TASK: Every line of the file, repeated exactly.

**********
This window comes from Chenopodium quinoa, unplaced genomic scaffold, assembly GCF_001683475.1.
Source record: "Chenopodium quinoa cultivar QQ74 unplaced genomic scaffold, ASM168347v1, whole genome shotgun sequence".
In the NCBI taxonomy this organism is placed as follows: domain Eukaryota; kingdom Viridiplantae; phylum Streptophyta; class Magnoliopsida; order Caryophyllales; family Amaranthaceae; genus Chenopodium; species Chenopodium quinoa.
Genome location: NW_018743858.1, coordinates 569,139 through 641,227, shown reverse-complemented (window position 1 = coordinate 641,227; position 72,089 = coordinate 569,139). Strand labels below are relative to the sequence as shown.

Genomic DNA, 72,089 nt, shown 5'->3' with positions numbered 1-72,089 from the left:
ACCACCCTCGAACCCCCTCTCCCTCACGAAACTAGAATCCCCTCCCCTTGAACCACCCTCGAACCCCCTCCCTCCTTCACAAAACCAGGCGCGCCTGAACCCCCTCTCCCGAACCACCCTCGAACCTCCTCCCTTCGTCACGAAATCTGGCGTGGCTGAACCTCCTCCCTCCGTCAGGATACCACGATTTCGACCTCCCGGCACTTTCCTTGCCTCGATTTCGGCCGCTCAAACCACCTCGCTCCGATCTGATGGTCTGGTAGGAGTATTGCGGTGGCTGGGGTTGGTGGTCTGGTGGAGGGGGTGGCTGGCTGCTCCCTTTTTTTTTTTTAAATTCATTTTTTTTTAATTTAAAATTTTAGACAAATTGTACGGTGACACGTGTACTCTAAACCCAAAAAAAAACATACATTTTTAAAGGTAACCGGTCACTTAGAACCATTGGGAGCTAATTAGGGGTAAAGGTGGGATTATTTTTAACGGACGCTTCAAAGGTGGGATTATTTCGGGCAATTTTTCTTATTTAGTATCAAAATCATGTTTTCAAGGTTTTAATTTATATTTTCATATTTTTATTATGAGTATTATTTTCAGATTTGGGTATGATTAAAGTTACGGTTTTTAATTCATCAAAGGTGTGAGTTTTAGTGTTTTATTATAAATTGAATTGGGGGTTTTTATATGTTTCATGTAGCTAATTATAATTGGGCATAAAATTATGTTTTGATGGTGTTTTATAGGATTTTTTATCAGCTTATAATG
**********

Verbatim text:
This window comes from Chenopodium quinoa, unplaced genomic scaffold, assembly GCF_001683475.1.
Source record: "Chenopodium quinoa cultivar QQ74 unplaced genomic scaffold, ASM168347v1, whole genome shotgun sequence".
In the NCBI taxonomy this organism is placed as follows: domain Eukaryota; kingdom Viridiplantae; phylum Streptophyta; class Magnoliopsida; order Caryophyllales; family Amaranthaceae; genus Chenopodium; species Chenopodium quinoa.
Genome location: NW_018743858.1, coordinates 569,139 through 641,227, shown reverse-complemented (window position 1 = coordinate 641,227; position 72,089 = coordinate 569,139). Strand labels below are relative to the sequence as shown.

Genomic DNA, 72,089 nt, shown 5'->3' with positions numbered 1-72,089 from the left:
ACCACCCTCGAACCCCCTCTCCCTCACGAAACTAGAATCCCCTCCCCTTGAACCACCCTCGAACCCCCTCCCTCCTTCACAAAACCAGGCGCGCCTGAACCCCCTCTCCCGAACCACCCTCGAACCTCCTCCCTTCGTCACGAAATCTGGCGTGGCTGAACCTCCTCCCTCCGTCAGGATACCACGATTTCGACCTCCCGGCACTTTCCTTGCCTCGATTTCGGCCGCTCAAACCACCTCGCTCCGATCTGATGGTCTGGTAGGAGTATTGCGGTGGCTGGGGTTGGTGGTCTGGTGGAGGGGGTGGCTGGCTGCTCCCTTTTTTTTTTTTAAATTCATTTTTTTTTAATTTAAAATTTTAGACAAATTGTACGGTGACACGTGTACTCTAAACCCAAAAAAAAACATACATTTTTAAAGGTAACCGGTCACTTAGAACCATTGGGAGCTAATTAGGGGTAAAGGTGGGATTATTTTTAACGGACGCTTCAAAGGTGGGATTATTTCGGGCAATTTTTCTTATTTAGTATCAAAATCATGTTTTCAAGGTTTTAATTTATATTTTCATATTTTTATTATGAGTATTATTTTCAGATTTGGGTATGATTAAAGTTACGGTTTTTAATTCATCAAAGGTGTGAGTTTTAGTGTTTTATTATAAATTGAATTGGGGGTTTTTATATGTTTCATGTAGCTAATTATAATTGGGCATAAAATTATGTTTTGATGGTGTTTTATAGGATTTTTTATCAGCTTATAATG